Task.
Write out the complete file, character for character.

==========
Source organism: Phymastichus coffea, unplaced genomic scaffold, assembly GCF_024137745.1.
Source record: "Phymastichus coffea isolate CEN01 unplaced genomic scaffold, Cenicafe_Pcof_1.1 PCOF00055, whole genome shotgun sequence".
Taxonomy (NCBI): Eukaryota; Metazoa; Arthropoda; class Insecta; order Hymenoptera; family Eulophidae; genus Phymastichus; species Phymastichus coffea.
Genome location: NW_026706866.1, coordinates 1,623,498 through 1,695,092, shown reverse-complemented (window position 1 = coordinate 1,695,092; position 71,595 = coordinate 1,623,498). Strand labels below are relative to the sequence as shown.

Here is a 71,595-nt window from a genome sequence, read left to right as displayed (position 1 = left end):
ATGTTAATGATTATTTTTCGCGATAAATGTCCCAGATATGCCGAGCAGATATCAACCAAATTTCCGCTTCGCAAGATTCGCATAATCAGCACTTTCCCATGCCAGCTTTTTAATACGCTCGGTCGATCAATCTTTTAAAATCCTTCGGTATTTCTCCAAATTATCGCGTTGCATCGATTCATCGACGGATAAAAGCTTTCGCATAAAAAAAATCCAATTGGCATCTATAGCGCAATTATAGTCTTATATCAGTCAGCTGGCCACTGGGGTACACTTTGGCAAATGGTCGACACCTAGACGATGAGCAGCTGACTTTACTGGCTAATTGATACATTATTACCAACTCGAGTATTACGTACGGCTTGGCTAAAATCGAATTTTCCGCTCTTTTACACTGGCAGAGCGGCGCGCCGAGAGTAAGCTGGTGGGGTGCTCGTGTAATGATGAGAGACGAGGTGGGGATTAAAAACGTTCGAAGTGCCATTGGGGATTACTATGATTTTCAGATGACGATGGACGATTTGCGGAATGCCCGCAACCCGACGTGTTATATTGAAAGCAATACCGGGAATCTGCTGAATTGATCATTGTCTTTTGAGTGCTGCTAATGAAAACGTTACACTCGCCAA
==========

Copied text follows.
Source organism: Phymastichus coffea, unplaced genomic scaffold, assembly GCF_024137745.1.
Source record: "Phymastichus coffea isolate CEN01 unplaced genomic scaffold, Cenicafe_Pcof_1.1 PCOF00055, whole genome shotgun sequence".
Taxonomy (NCBI): Eukaryota; Metazoa; Arthropoda; class Insecta; order Hymenoptera; family Eulophidae; genus Phymastichus; species Phymastichus coffea.
Genome location: NW_026706866.1, coordinates 1,623,498 through 1,695,092, shown reverse-complemented (window position 1 = coordinate 1,695,092; position 71,595 = coordinate 1,623,498). Strand labels below are relative to the sequence as shown.

Here is a 71,595-nt window from a genome sequence, read left to right as displayed (position 1 = left end):
ATGTTAATGATTATTTTTCGCGATAAATGTCCCAGATATGCCGAGCAGATATCAACCAAATTTCCGCTTCGCAAGATTCGCATAATCAGCACTTTCCCATGCCAGCTTTTTAATACGCTCGGTCGATCAATCTTTTAAAATCCTTCGGTATTTCTCCAAATTATCGCGTTGCATCGATTCATCGACGGATAAAAGCTTTCGCATAAAAAAAATCCAATTGGCATCTATAGCGCAATTATAGTCTTATATCAGTCAGCTGGCCACTGGGGTACACTTTGGCAAATGGTCGACACCTAGACGATGAGCAGCTGACTTTACTGGCTAATTGATACATTATTACCAACTCGAGTATTACGTACGGCTTGGCTAAAATCGAATTTTCCGCTCTTTTACACTGGCAGAGCGGCGCGCCGAGAGTAAGCTGGTGGGGTGCTCGTGTAATGATGAGAGACGAGGTGGGGATTAAAAACGTTCGAAGTGCCATTGGGGATTACTATGATTTTCAGATGACGATGGACGATTTGCGGAATGCCCGCAACCCGACGTGTTATATTGAAAGCAATACCGGGAATCTGCTGAATTGATCATTGTCTTTTGAGTGCTGCTAATGAAAACGTTACACTCGCCAA